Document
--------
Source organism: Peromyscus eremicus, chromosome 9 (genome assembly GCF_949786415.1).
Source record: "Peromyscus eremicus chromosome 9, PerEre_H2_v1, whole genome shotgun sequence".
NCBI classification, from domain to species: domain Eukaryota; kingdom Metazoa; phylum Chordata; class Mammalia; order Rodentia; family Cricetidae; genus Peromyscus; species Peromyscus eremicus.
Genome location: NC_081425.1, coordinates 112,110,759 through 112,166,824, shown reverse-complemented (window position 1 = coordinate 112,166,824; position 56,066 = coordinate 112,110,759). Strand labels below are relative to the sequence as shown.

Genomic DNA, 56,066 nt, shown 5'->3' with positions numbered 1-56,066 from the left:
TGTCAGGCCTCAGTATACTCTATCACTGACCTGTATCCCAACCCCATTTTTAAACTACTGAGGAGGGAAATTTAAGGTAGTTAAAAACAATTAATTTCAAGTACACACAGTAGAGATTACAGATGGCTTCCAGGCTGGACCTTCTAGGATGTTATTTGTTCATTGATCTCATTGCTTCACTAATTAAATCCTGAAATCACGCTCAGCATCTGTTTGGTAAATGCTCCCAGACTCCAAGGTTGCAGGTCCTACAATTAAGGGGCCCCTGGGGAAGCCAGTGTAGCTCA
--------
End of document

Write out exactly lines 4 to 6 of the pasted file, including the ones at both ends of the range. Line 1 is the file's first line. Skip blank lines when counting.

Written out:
Genome location: NC_081425.1, coordinates 112,110,759 through 112,166,824, shown reverse-complemented (window position 1 = coordinate 112,166,824; position 56,066 = coordinate 112,110,759). Strand labels below are relative to the sequence as shown.

Genomic DNA, 56,066 nt, shown 5'->3' with positions numbered 1-56,066 from the left:
TGTCAGGCCTCAGTATACTCTATCACTGACCTGTATCCCAACCCCATTTTTAAACTACTGAGGAGGGAAATTTAAGGTAGTTAAAAACAATTAATTTCAAGTACACACAGTAGAGATTACAGATGGCTTCCAGGCTGGACCTTCTAGGATGTTATTTGTTCATTGATCTCATTGCTTCACTAATTAAATCCTGAAATCACGCTCAGCATCTGTTTGGTAAATGCTCCCAGACTCCAAGGTTGCAGGTCCTACAATTAAGGGGCCCCTGGGGAAGCCAGTGTAGCTCA